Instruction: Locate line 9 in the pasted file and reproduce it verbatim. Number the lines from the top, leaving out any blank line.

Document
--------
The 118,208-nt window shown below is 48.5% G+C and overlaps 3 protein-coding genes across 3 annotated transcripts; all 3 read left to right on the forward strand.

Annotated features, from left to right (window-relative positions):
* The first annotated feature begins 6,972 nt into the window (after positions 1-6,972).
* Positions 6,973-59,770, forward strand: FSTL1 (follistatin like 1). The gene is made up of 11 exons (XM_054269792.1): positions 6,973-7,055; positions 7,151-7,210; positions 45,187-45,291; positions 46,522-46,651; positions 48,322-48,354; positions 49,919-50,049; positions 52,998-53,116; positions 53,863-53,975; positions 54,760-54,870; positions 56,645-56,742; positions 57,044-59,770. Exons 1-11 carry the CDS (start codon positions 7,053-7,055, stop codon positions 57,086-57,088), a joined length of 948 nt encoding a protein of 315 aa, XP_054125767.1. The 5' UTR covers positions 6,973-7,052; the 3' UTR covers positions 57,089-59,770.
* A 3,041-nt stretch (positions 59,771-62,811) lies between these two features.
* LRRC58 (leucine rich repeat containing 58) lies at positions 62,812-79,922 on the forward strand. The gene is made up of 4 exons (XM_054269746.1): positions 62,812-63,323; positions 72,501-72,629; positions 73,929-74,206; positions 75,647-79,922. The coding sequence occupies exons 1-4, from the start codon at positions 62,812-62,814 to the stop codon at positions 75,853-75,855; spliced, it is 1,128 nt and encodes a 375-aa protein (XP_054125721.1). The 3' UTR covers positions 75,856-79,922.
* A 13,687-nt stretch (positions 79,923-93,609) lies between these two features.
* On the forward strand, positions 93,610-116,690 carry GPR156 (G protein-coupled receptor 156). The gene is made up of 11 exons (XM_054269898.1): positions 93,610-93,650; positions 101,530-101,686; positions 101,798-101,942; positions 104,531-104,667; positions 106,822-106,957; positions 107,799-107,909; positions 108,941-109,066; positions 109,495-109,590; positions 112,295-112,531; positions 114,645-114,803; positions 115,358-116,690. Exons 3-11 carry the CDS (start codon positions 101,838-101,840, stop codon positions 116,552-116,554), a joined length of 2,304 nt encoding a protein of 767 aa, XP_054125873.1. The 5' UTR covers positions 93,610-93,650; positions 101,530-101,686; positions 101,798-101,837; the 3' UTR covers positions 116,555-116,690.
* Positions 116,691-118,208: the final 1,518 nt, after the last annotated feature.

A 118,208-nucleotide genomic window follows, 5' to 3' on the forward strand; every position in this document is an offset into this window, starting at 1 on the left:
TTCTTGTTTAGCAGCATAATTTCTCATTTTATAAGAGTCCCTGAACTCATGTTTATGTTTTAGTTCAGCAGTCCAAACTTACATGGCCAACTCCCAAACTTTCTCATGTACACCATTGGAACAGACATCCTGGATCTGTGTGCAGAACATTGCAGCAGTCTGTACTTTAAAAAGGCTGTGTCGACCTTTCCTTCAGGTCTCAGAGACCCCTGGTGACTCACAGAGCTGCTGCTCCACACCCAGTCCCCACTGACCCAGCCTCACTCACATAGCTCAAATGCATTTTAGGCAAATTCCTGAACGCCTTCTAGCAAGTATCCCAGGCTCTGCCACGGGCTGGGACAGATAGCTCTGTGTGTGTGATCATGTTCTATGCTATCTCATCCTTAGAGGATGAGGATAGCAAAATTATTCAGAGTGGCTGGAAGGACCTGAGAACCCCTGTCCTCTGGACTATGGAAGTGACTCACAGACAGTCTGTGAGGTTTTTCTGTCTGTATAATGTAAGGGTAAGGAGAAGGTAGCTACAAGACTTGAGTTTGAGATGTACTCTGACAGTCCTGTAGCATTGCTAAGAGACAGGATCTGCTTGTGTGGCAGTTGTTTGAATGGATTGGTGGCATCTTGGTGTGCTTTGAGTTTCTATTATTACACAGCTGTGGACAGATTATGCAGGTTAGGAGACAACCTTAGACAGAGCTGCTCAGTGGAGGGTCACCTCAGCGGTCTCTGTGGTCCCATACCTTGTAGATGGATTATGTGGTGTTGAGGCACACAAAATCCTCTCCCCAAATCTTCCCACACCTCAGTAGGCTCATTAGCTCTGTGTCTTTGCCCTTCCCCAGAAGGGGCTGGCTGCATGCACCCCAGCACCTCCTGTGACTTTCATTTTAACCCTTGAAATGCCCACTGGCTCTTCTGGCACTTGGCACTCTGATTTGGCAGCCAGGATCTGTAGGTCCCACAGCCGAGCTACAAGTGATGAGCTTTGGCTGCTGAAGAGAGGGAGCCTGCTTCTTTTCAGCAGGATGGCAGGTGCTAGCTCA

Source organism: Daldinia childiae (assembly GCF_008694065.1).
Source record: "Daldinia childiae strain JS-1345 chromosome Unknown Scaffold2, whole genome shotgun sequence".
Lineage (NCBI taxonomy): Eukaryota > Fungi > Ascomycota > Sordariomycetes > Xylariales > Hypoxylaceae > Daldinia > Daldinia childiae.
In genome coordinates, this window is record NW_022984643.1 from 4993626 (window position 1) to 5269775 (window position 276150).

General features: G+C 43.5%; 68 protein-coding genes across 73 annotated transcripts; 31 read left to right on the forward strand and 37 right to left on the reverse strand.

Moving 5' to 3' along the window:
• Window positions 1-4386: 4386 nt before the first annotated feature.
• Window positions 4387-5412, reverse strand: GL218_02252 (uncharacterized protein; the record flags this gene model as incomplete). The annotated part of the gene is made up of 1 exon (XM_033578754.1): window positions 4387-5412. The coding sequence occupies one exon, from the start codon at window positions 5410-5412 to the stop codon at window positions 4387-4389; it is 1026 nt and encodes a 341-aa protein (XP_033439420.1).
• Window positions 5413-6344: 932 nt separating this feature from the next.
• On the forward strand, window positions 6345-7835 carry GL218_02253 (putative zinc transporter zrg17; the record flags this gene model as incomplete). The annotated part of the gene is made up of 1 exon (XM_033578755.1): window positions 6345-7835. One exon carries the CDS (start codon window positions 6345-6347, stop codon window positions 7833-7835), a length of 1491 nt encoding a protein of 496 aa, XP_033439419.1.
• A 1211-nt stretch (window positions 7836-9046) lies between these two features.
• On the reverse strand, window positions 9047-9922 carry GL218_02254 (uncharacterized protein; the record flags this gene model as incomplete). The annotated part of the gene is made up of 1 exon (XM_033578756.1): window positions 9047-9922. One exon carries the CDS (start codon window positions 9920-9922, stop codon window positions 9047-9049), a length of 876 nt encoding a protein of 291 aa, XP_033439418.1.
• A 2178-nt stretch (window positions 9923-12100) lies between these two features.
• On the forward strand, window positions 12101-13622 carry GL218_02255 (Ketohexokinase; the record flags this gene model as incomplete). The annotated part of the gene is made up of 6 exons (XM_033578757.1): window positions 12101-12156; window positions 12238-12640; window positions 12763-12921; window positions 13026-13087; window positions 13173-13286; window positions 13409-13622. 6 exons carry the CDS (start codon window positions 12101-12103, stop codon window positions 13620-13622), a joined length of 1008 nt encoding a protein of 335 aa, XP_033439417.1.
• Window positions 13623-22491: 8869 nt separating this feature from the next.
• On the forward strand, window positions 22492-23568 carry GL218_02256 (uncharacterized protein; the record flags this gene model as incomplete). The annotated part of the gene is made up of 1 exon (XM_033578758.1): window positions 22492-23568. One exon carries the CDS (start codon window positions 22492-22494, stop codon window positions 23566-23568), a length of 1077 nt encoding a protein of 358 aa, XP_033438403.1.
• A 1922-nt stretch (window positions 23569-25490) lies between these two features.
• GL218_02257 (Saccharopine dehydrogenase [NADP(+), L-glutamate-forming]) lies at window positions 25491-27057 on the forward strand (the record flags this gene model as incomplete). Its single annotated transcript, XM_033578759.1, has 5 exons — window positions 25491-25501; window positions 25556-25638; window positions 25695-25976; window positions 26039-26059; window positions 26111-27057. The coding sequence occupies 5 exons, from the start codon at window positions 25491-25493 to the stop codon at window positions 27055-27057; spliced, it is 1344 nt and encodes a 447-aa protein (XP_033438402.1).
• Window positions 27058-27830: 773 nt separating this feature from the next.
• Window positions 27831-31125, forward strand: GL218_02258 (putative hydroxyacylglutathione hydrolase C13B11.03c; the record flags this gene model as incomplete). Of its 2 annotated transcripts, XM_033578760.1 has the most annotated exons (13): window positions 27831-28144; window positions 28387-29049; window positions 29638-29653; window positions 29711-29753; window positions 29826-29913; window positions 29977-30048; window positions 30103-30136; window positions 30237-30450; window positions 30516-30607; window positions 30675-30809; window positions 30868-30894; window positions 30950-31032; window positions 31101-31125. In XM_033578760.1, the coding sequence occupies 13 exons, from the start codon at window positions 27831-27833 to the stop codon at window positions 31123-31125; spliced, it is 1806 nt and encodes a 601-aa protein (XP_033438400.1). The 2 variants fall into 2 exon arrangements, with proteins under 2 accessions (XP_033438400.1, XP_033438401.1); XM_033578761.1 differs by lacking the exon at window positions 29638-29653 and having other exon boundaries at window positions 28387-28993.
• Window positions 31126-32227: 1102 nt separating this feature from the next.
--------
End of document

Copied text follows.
* Positions 116,691-118,208: the final 1,518 nt, after the last annotated feature.